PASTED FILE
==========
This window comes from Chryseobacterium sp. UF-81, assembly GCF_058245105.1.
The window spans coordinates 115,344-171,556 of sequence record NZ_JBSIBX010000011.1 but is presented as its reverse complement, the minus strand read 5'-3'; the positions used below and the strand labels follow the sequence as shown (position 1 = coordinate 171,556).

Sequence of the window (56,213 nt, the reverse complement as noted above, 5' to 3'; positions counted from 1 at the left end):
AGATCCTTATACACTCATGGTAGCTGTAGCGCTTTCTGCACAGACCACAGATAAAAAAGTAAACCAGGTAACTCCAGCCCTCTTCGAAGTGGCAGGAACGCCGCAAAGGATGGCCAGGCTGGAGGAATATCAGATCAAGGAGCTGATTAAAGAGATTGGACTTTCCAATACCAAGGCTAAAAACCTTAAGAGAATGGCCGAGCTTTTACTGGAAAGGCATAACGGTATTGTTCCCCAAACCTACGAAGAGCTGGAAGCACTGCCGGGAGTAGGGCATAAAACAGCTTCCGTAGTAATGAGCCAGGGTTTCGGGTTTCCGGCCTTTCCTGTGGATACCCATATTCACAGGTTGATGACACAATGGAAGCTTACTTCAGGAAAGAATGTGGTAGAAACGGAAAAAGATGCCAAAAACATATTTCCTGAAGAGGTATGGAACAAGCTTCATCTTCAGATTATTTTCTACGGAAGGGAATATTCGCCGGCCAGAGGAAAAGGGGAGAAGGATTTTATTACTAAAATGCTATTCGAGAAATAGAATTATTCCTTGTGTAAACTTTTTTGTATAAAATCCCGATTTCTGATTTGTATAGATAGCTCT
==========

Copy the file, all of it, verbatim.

This window comes from Chryseobacterium sp. UF-81, assembly GCF_058245105.1.
The window spans coordinates 115,344-171,556 of sequence record NZ_JBSIBX010000011.1 but is presented as its reverse complement, the minus strand read 5'-3'; the positions used below and the strand labels follow the sequence as shown (position 1 = coordinate 171,556).

Sequence of the window (56,213 nt, the reverse complement as noted above, 5' to 3'; positions counted from 1 at the left end):
AGATCCTTATACACTCATGGTAGCTGTAGCGCTTTCTGCACAGACCACAGATAAAAAAGTAAACCAGGTAACTCCAGCCCTCTTCGAAGTGGCAGGAACGCCGCAAAGGATGGCCAGGCTGGAGGAATATCAGATCAAGGAGCTGATTAAAGAGATTGGACTTTCCAATACCAAGGCTAAAAACCTTAAGAGAATGGCCGAGCTTTTACTGGAAAGGCATAACGGTATTGTTCCCCAAACCTACGAAGAGCTGGAAGCACTGCCGGGAGTAGGGCATAAAACAGCTTCCGTAGTAATGAGCCAGGGTTTCGGGTTTCCGGCCTTTCCTGTGGATACCCATATTCACAGGTTGATGACACAATGGAAGCTTACTTCAGGAAAGAATGTGGTAGAAACGGAAAAAGATGCCAAAAACATATTTCCTGAAGAGGTATGGAACAAGCTTCATCTTCAGATTATTTTCTACGGAAGGGAATATTCGCCGGCCAGAGGAAAAGGGGAGAAGGATTTTATTACTAAAATGCTATTCGAGAAATAGAATTATTCCTTGTGTAAACTTTTTTGTATAAAATCCCGATTTCTGATTTGTATAGATAGCTCT